American card issuers and acquirers were “dragging their feet” until recently on the transition to the EMV chip card standard, but several companies hope to speed the transition by making a clear business case for the technology.

The companies — the EMV Academy; Edgar, Dunn & Co.; and SCIL — want the payments industry and the retailing industry to keep in mind that EMV will reduce card fraud and chargebacks, while also making it easier to comply with Payment Card Industry data security standards and prepare for further advances in payments.

Indeed, the payments industry apparently is awakening from a “summer slumber” and beginning to recognize that the EMV deadlines start arriving in April of next year, says Stewart Chalmers, executive director of the EMV Academy, a Toluca Lake, Calif.-based enterprise offering online and in-person courses on EMV conversion and compliance.

“Everybody’s getting itchier,” Chalmers says.

Until recent weeks, the industry “was dragging [its] feet on implementation, partly because of cost and partly because it is the unknown,” he says.

To maintain the momentum of the current push toward readiness, the three companies are holding a two-day workshop called “EMV – Making the Business Case,” Dec. 11 and 12 in Indian Wells, Calif.

A six-person panel set to convene on the first day of the conference includes representatives from the four major card brands, an issuer and an acquirer.

That first-day panel is slated to explore business issues associated with the EMV transition and standards, Chalmers says. Jane Cloninger of Edgar, Dunn & Co., will moderate.

The second day, the emphasis shifts to EMV implementation and compliance, with Mansour Karimzedah, SCIL managing director, moderating a panel expected to include a number of members who experienced the Canadian EMV transition firsthand.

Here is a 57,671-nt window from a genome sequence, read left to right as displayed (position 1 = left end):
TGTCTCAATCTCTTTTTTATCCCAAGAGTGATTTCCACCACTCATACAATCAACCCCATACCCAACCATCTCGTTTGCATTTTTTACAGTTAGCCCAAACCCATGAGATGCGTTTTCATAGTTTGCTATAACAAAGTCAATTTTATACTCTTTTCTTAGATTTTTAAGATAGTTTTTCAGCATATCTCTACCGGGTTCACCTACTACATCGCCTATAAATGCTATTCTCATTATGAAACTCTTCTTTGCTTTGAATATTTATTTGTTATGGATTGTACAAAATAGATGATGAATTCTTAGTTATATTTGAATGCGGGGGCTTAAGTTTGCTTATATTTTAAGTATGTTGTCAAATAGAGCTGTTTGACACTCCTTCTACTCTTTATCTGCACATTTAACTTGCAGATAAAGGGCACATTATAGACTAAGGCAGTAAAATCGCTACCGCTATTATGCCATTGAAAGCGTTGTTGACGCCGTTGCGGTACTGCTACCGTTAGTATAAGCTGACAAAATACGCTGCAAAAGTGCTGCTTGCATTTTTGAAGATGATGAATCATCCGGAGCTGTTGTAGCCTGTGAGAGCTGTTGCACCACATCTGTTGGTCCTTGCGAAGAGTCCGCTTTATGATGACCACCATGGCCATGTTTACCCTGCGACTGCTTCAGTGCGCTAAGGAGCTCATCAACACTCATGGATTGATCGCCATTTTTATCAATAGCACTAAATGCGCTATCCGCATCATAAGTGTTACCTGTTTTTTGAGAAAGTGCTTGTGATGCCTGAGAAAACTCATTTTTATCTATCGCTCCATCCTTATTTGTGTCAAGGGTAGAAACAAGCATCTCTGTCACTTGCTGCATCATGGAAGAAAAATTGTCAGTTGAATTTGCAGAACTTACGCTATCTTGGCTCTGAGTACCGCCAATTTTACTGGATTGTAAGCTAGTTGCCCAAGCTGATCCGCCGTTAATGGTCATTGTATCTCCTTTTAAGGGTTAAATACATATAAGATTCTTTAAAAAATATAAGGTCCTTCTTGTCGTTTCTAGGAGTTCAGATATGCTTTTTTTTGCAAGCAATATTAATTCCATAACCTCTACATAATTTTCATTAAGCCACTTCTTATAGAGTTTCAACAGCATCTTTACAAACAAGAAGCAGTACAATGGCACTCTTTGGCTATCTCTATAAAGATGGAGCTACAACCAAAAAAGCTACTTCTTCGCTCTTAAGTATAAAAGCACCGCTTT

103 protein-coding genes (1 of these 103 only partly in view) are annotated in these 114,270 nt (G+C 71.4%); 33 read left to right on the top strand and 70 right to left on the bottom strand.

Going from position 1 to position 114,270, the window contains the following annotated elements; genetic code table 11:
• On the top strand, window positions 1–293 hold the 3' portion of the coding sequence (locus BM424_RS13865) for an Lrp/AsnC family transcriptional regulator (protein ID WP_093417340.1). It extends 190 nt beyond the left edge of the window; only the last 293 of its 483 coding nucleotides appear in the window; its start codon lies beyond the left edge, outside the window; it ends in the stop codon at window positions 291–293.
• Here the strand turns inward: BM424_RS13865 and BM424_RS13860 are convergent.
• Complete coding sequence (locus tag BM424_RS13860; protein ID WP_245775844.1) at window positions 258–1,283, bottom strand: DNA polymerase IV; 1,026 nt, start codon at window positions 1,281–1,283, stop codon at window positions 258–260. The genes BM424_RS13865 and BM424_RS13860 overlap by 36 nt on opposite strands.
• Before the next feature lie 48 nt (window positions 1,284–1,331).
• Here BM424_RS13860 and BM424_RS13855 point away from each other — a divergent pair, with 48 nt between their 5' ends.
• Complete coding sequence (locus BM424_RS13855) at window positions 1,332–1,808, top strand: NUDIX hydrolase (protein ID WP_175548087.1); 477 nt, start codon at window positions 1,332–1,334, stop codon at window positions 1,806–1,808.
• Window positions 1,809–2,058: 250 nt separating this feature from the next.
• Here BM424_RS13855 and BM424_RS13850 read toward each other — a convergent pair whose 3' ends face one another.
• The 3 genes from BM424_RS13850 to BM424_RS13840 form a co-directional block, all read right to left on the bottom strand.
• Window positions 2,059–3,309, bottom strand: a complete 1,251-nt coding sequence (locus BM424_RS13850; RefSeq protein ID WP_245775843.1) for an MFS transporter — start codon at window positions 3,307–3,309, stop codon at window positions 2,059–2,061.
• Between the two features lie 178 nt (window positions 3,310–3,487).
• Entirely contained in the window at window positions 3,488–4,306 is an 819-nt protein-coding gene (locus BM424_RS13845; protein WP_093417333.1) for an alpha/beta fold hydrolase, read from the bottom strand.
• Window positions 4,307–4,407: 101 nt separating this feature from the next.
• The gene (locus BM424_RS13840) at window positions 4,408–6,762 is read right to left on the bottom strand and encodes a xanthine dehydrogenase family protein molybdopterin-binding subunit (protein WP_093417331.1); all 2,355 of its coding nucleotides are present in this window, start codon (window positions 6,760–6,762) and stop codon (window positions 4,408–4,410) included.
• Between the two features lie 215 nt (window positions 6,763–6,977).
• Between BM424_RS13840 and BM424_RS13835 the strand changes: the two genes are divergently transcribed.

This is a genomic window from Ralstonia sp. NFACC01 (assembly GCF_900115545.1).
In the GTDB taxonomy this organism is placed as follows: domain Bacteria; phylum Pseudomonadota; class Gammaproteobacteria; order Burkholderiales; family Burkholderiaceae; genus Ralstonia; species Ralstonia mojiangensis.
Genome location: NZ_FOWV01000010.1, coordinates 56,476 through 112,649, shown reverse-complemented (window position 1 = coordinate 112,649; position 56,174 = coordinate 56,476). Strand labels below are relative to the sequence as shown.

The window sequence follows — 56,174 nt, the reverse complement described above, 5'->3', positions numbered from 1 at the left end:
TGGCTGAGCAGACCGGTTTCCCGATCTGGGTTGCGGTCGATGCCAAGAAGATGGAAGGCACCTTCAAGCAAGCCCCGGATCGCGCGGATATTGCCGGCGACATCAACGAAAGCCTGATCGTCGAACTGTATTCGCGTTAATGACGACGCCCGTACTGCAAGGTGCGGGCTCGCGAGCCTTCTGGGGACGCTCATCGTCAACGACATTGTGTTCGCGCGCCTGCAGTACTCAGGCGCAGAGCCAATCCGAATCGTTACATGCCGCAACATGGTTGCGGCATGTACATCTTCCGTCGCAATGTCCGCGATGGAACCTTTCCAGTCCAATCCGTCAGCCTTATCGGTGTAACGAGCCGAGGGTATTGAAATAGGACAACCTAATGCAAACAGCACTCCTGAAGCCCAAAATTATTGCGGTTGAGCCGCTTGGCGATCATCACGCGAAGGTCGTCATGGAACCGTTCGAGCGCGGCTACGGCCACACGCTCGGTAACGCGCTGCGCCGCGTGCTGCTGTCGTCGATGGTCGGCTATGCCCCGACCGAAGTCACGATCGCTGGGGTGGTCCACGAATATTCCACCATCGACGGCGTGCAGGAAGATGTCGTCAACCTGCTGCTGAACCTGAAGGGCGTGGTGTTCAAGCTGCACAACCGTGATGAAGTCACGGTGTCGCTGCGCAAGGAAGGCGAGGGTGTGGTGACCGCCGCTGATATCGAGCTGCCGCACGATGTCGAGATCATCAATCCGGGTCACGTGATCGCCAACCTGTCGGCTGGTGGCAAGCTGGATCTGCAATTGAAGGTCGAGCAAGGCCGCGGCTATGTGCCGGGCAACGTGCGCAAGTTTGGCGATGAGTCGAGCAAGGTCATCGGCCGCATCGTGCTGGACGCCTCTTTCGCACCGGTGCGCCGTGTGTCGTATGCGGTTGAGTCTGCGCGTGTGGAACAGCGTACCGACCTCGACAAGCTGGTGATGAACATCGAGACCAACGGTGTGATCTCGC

“The business case for EMV depends upon where you’re sitting,” Karimzedah tells ISO&Agent Weekly. “A lot of the costs fall on the merchants, and a lot of the benefits go to the issuers.”

EMV cards cost more than magnetic-stripe cards and require new terminals, ATMs and backup systems, he notes.

What’s more, employees need EMV training, and marketing costs rise with the effort to get the word to consumers, Karimzedah says.

“In the short term it is a very difficult business case,” he admits. “If you look out seven to eight years, you can make a business case.”

By then, the advantages come into play. They iinclude having a more-advanced infrastructure for additional changes, such as the transition to mobile payments, Karimzedah says.

The need to make that business case was voiced at several of the sessions of the EMV Migration Forum held last week by the Smart Card Alliance at the MasterCard headquarters in Purchase, N.Y., he notes.

Meanwhile, the EMV Academy is incorporating the business case for EMV into its online courses and those taught in person, Chalmers says.

Next month, the academy plans to begin offering an online course designed for merchants and ISOs, Chalmers says. Students digest the information at their own speed, but most need about two hours to complete the course, he says.


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